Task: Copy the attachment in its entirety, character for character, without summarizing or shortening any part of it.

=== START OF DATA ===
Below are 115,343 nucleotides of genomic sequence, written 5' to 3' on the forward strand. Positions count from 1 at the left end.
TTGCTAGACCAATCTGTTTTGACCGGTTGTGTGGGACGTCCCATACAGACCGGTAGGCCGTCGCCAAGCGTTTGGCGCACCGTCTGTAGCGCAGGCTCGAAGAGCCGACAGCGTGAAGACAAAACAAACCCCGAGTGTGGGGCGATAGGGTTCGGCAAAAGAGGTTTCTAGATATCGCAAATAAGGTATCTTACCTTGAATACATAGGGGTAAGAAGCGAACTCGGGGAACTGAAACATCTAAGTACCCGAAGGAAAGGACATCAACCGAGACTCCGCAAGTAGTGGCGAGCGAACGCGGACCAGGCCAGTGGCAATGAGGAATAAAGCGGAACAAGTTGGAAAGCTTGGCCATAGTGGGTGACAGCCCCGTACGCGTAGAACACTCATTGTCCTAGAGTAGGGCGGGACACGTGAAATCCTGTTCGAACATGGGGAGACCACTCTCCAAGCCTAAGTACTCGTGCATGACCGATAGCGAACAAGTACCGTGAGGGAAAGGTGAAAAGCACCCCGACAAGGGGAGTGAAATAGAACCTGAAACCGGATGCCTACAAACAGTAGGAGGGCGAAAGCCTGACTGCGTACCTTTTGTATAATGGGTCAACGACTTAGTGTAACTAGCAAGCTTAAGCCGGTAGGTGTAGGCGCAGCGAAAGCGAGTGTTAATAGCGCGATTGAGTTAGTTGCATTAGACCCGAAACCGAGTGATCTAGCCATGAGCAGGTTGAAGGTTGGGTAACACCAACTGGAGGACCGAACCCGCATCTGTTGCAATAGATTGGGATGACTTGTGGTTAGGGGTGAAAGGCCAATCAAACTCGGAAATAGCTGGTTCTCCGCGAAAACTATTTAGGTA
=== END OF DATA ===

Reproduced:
Below are 115,343 nucleotides of genomic sequence, written 5' to 3' on the forward strand. Positions count from 1 at the left end.
TTGCTAGACCAATCTGTTTTGACCGGTTGTGTGGGACGTCCCATACAGACCGGTAGGCCGTCGCCAAGCGTTTGGCGCACCGTCTGTAGCGCAGGCTCGAAGAGCCGACAGCGTGAAGACAAAACAAACCCCGAGTGTGGGGCGATAGGGTTCGGCAAAAGAGGTTTCTAGATATCGCAAATAAGGTATCTTACCTTGAATACATAGGGGTAAGAAGCGAACTCGGGGAACTGAAACATCTAAGTACCCGAAGGAAAGGACATCAACCGAGACTCCGCAAGTAGTGGCGAGCGAACGCGGACCAGGCCAGTGGCAATGAGGAATAAAGCGGAACAAGTTGGAAAGCTTGGCCATAGTGGGTGACAGCCCCGTACGCGTAGAACACTCATTGTCCTAGAGTAGGGCGGGACACGTGAAATCCTGTTCGAACATGGGGAGACCACTCTCCAAGCCTAAGTACTCGTGCATGACCGATAGCGAACAAGTACCGTGAGGGAAAGGTGAAAAGCACCCCGACAAGGGGAGTGAAATAGAACCTGAAACCGGATGCCTACAAACAGTAGGAGGGCGAAAGCCTGACTGCGTACCTTTTGTATAATGGGTCAACGACTTAGTGTAACTAGCAAGCTTAAGCCGGTAGGTGTAGGCGCAGCGAAAGCGAGTGTTAATAGCGCGATTGAGTTAGTTGCATTAGACCCGAAACCGAGTGATCTAGCCATGAGCAGGTTGAAGGTTGGGTAACACCAACTGGAGGACCGAACCCGCATCTGTTGCAATAGATTGGGATGACTTGTGGTTAGGGGTGAAAGGCCAATCAAACTCGGAAATAGCTGGTTCTCCGCGAAAACTATTTAGGTA